Drone bill passes state House with bipartisan support


Feb. 17, 2014

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Drone bill passes state House with bipartisan support

‘We all want a government that is accountable to the people and we want to make sure those that are in power are not abusing it,’ says Taylor


Under provisions of a bill passed by the state House today, Washington would become one of the first states in the nation to adopt rules governing the use of unmanned aircraft systems, or “drones.”

Rep. David Taylor, R-Moxee and prime sponsor of House Bill 2789, said he was pleased with the support his measure has received from legislators representing all four corners of the state.

“What a difference a year makes!  I’ve said it before: personal liberty, freedom and privacy are not partisan issues,” said Taylor, who has worked extensively on the issue over the past two years.  “I’ve worked with members on both sides of the aisle, from both chambers, from rural and urban areas and from all around the state.  It doesn’t matter if you’re a hardcore conservative or progressive liberal – we all want a government that is accountable to the people and we want to make sure those who are in power are not abusing it.  That’s what this bill is all about.”

Taylor’s proposal places sideboards on the use of drones in Washington by state agencies and outlines a system of reporting and procurement that will help hold them accountable for the use – or misuse – of surveillance aircraft.

“We’re not banning the use of drones as a couple of other states have done.  We recognize they can serve a very legitimate and important service to the people of this state.  We just want to make sure that as technology evolves and these systems become more and more readily available, our government doesn’t begin relying on them for regulatory enforcement,” said Taylor.  “We have to balance the idea of a potential high-tech tool with the possibility of an overreaching ‘big brother’ scenario.”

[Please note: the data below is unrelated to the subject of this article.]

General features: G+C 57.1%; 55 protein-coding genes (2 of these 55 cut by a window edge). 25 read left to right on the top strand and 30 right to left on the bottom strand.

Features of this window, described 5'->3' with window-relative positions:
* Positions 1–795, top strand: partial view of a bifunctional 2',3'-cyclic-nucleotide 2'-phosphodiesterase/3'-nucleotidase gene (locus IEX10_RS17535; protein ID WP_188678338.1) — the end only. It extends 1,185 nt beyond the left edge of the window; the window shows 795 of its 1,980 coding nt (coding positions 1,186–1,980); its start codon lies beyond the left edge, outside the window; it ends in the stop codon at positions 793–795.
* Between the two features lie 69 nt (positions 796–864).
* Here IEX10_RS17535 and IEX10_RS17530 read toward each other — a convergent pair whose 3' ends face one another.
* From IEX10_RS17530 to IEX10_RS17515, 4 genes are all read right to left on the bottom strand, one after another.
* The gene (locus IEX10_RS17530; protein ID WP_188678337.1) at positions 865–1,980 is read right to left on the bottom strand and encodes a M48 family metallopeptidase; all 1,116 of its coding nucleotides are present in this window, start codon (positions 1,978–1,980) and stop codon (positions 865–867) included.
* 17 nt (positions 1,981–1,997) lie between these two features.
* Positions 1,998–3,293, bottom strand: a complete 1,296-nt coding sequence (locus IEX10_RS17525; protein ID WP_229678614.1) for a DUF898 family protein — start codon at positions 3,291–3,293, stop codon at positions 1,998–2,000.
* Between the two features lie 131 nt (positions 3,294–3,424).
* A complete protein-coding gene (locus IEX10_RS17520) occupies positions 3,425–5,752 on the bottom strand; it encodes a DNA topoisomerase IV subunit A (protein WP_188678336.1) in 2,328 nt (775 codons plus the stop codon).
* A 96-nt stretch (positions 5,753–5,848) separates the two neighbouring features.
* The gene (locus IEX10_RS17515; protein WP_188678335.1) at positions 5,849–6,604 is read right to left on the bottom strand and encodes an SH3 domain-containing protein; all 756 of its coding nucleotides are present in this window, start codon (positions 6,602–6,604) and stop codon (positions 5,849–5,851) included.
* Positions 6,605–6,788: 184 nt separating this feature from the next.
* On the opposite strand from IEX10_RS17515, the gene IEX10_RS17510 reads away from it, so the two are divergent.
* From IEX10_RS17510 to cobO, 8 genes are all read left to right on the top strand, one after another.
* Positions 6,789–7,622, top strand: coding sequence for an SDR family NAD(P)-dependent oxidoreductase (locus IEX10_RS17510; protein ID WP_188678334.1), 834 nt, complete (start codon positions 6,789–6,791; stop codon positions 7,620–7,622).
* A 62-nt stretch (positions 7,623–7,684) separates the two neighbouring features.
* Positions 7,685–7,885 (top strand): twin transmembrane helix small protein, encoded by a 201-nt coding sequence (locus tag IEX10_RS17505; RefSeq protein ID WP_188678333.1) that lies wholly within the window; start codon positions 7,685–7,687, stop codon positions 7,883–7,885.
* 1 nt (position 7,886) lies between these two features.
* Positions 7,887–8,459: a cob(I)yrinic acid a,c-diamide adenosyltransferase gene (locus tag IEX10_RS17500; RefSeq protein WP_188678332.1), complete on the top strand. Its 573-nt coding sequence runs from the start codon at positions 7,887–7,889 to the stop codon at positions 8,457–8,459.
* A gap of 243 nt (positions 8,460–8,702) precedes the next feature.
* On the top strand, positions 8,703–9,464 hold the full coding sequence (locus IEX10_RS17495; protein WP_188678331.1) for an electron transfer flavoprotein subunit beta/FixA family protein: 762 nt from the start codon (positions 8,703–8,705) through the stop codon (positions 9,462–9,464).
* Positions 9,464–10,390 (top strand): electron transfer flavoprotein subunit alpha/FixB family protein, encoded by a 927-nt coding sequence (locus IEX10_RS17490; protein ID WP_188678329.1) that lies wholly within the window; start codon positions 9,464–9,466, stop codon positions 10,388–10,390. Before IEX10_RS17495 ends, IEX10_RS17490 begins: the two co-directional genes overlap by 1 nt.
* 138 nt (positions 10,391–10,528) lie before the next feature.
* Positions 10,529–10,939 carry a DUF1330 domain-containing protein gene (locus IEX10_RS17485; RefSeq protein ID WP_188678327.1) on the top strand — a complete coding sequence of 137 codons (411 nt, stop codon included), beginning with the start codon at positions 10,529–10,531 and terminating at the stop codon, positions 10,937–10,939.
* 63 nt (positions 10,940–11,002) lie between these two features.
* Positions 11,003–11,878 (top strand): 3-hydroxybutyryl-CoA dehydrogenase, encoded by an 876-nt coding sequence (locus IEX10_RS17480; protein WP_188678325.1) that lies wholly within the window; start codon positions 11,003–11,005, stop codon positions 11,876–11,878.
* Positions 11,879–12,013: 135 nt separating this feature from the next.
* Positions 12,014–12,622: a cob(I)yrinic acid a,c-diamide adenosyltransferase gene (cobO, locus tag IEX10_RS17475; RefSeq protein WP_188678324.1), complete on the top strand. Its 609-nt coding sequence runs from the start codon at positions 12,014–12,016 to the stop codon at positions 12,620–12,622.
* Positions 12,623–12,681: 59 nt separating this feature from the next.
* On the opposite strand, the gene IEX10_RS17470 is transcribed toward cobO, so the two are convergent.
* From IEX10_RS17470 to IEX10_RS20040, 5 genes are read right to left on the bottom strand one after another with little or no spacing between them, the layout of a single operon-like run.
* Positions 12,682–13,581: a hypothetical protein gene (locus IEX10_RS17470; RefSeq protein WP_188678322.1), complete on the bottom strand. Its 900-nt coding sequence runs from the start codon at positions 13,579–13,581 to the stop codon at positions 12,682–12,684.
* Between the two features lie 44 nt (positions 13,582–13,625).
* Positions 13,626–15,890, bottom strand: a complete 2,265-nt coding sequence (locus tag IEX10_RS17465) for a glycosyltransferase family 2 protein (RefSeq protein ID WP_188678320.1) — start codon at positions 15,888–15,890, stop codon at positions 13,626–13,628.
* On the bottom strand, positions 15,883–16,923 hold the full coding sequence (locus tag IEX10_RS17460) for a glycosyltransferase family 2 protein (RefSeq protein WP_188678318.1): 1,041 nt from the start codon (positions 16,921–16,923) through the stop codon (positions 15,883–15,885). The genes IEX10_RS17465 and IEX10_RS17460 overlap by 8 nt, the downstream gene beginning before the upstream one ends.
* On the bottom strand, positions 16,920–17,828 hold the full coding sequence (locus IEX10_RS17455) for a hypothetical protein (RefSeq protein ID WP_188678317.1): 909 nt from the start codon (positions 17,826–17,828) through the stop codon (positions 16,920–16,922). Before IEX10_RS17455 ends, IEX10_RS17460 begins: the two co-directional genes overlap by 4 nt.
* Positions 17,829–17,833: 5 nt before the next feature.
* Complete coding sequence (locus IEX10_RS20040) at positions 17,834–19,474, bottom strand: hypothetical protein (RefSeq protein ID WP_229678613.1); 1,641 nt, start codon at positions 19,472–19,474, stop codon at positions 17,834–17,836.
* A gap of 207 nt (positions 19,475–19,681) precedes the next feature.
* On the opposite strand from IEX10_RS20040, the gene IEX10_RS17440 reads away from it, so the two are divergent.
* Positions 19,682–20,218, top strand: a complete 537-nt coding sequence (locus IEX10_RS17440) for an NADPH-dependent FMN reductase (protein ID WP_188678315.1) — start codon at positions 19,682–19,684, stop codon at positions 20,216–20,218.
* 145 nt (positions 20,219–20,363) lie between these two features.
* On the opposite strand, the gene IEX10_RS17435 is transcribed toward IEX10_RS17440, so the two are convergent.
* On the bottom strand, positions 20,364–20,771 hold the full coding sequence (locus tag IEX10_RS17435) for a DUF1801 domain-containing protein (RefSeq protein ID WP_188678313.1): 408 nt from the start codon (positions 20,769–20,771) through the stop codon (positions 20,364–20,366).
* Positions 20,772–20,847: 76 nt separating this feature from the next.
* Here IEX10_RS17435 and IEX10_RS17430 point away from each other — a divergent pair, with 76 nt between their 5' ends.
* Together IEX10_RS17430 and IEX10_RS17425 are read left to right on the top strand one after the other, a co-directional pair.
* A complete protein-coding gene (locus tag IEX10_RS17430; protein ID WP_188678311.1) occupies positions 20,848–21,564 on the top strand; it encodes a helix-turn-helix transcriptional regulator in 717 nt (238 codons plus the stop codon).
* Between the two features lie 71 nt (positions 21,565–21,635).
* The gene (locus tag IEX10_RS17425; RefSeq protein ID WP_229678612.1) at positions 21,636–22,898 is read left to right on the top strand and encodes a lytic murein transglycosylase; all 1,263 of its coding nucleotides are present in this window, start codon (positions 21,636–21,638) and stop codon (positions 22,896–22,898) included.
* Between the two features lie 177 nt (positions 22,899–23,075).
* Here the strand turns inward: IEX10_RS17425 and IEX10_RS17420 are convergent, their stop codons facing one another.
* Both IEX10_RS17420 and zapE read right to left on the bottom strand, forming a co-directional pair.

Taylor’s bill also includes provisions to allow for the use of drones in any criminal investigation that is authorized by a warrant.  The warrant application must specifically state why the use of such extraordinary measures are needed.  Other allowable uses include emergencies such as search and rescue missions, military training exercises on a military base, training and testing of devices where no personal information is collected, and in response to disasters or emergencies as declared by the governor.

Taylor said that after two years of working with numerous stakeholders, law enforcement, legislators, public policy experts and personal liberty advocates, his bill represents the best framework to start the process of regulating new surveillance technologies.

“We have to balance public safety, liability and individual liberty.  We need to have something on the books and we need it now,” said Taylor.  “If we need to make changes or alterations to our policy as we move forward and technologies evolve, we can do that.  But we need a starting point.  If we wait for the perfect bill for the technology available now, it will obsolete by tomorrow.  As technologies change and grow, so can our policy – our protections.”

Taylor said he was grateful for the bipartisan support he’s received working on the bill, specifically calling out Rep. Brady Walkinshaw, a Democrat from the 43rd Legislative District representing the city of Seattle.

“Frankly, I’m not sure if this bill comes up to the House floor today for a vote without his support and without his input,” said Taylor.  “He was very instrumental in communicating with his caucus and getting his members to see the importance of taking action this year.”

Taylor’s bill, which passed the House 83-15, now moves to the Senate for further consideration.

For more information about Rep. Taylor, visit: www.representativedavidtaylor.com.


Rep. Taylor’s media:
official portrait  silent b-roll  photos on Flickr  podcast

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